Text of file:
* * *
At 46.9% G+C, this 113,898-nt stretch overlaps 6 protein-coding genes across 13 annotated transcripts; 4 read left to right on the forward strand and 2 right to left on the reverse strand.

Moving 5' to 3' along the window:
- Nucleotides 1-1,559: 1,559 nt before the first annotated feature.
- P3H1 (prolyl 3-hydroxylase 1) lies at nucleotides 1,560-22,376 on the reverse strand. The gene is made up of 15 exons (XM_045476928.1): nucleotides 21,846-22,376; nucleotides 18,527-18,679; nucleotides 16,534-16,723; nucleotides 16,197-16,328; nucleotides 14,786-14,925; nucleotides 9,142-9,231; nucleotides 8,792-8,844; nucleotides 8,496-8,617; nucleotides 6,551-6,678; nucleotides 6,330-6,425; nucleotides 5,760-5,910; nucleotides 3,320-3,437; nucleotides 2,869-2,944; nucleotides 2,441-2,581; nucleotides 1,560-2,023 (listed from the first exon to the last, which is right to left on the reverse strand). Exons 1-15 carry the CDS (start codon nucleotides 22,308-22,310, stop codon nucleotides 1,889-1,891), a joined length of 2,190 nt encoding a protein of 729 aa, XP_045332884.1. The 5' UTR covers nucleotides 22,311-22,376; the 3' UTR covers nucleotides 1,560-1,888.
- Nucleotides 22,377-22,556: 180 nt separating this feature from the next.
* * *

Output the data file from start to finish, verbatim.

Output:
At 46.9% G+C, this 113,898-nt stretch overlaps 6 protein-coding genes across 13 annotated transcripts; 4 read left to right on the forward strand and 2 right to left on the reverse strand.

Moving 5' to 3' along the window:
- Nucleotides 1-1,559: 1,559 nt before the first annotated feature.
- P3H1 (prolyl 3-hydroxylase 1) lies at nucleotides 1,560-22,376 on the reverse strand. The gene is made up of 15 exons (XM_045476928.1): nucleotides 21,846-22,376; nucleotides 18,527-18,679; nucleotides 16,534-16,723; nucleotides 16,197-16,328; nucleotides 14,786-14,925; nucleotides 9,142-9,231; nucleotides 8,792-8,844; nucleotides 8,496-8,617; nucleotides 6,551-6,678; nucleotides 6,330-6,425; nucleotides 5,760-5,910; nucleotides 3,320-3,437; nucleotides 2,869-2,944; nucleotides 2,441-2,581; nucleotides 1,560-2,023 (listed from the first exon to the last, which is right to left on the reverse strand). Exons 1-15 carry the CDS (start codon nucleotides 22,308-22,310, stop codon nucleotides 1,889-1,891), a joined length of 2,190 nt encoding a protein of 729 aa, XP_045332884.1. The 5' UTR covers nucleotides 22,311-22,376; the 3' UTR covers nucleotides 1,560-1,888.
- Nucleotides 22,377-22,556: 180 nt separating this feature from the next.